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  • Facts on Shipshewana, Indiana

    Facts on Shipshewana, Indiana
    Shipshewana, Indiana, is the third largest Amish community in the United States and it offers a host of tourist attractions. However, it is also known for its generous hiking and biking trails.

    Shipshewana Lake

    Visitors to the town may go fishing at Shipshewana Lake, which is home to a native population of bass. According to local history, this lake was the site of the main camp of a small band of Potawatomi Indians. Their chief is the town's namesake.

    Pumkinvine Nature Trail

    This 26-mile trail is in the process of being completed as of 2010. When it is finished, it will stretch from Elkhart to Shipshewana. The portion of the trail connecting to Shipshewana is not yet completed. However, a small section of the trail is open in nearby Middleburry with parking accessible off of highway 20.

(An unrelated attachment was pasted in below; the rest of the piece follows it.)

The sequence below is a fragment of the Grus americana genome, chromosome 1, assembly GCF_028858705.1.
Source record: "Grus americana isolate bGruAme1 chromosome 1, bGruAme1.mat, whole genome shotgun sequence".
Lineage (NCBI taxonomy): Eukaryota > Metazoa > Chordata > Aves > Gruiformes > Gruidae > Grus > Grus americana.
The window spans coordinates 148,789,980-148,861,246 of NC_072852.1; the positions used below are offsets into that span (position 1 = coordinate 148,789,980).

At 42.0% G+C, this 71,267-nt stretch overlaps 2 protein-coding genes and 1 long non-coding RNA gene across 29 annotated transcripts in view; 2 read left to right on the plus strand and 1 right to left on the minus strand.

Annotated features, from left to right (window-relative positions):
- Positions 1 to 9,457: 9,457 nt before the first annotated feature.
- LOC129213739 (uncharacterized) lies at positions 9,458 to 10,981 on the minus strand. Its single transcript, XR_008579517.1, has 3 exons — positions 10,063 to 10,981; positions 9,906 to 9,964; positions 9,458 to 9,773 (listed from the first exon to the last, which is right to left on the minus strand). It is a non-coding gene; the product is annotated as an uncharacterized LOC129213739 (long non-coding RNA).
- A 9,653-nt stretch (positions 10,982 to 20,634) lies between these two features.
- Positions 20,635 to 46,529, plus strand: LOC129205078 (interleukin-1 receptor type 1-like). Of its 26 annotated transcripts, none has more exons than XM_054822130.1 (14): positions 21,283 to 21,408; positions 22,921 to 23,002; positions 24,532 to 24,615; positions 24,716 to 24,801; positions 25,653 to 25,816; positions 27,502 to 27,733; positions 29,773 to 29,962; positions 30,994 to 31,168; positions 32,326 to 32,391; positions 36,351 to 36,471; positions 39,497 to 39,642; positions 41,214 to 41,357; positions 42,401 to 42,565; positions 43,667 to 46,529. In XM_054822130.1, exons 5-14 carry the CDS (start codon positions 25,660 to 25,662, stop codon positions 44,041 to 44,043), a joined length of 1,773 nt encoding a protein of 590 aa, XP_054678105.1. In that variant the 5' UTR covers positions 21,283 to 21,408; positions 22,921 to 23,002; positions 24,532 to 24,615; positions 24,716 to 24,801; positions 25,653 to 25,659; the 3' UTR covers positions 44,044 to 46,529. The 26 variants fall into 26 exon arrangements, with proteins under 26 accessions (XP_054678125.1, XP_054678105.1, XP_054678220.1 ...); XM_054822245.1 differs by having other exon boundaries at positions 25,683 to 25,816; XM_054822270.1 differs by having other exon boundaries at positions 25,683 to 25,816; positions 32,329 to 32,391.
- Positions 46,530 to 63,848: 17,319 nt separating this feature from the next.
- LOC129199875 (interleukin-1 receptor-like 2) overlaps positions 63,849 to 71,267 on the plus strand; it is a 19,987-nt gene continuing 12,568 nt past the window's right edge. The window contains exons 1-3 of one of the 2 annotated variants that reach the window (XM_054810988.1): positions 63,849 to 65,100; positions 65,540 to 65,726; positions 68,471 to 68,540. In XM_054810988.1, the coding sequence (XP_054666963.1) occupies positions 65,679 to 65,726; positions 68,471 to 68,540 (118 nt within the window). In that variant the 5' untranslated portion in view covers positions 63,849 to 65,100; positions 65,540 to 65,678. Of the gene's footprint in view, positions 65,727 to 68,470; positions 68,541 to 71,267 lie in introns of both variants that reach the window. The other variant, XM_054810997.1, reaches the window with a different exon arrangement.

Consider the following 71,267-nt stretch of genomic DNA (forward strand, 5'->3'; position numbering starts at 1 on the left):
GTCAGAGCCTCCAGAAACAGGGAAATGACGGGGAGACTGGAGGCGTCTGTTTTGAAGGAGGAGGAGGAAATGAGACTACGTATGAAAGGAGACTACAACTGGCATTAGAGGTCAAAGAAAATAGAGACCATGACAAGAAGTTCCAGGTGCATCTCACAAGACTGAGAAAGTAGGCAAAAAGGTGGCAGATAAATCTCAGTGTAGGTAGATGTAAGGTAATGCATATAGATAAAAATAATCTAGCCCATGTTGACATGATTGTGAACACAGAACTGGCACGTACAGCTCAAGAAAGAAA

Annual Bike Ride

    A yearly bike ride, open to the public, takes place along the Pumpkinvine Trail. This ride has various starting points depending on the strength and endurance of the riders. It generally occurs in mid-June. Hikers should note that the Pumpkinvine Nature Trail is a paved trail, not a rough dirt trail. It is ideal for leisurely biking and hiking. More information can be found at


    Shipshewana is quaintness personified with a population of just 536---people who nevertheless comprise an active and vibrant community. Although agriculture is its main industry, the town is also famous for authentic Amish furniture, known for its high quality and longevity.


    Aside from outdoor activities, Shipshewana is most often visited for its famous flea market, which is one of the largest in the Midwest. It is held twice a week, on Tuesdays and Wednesdays, from May to October. The town is also home to more than 150 shops that attract at least 500,000 visitors every year.

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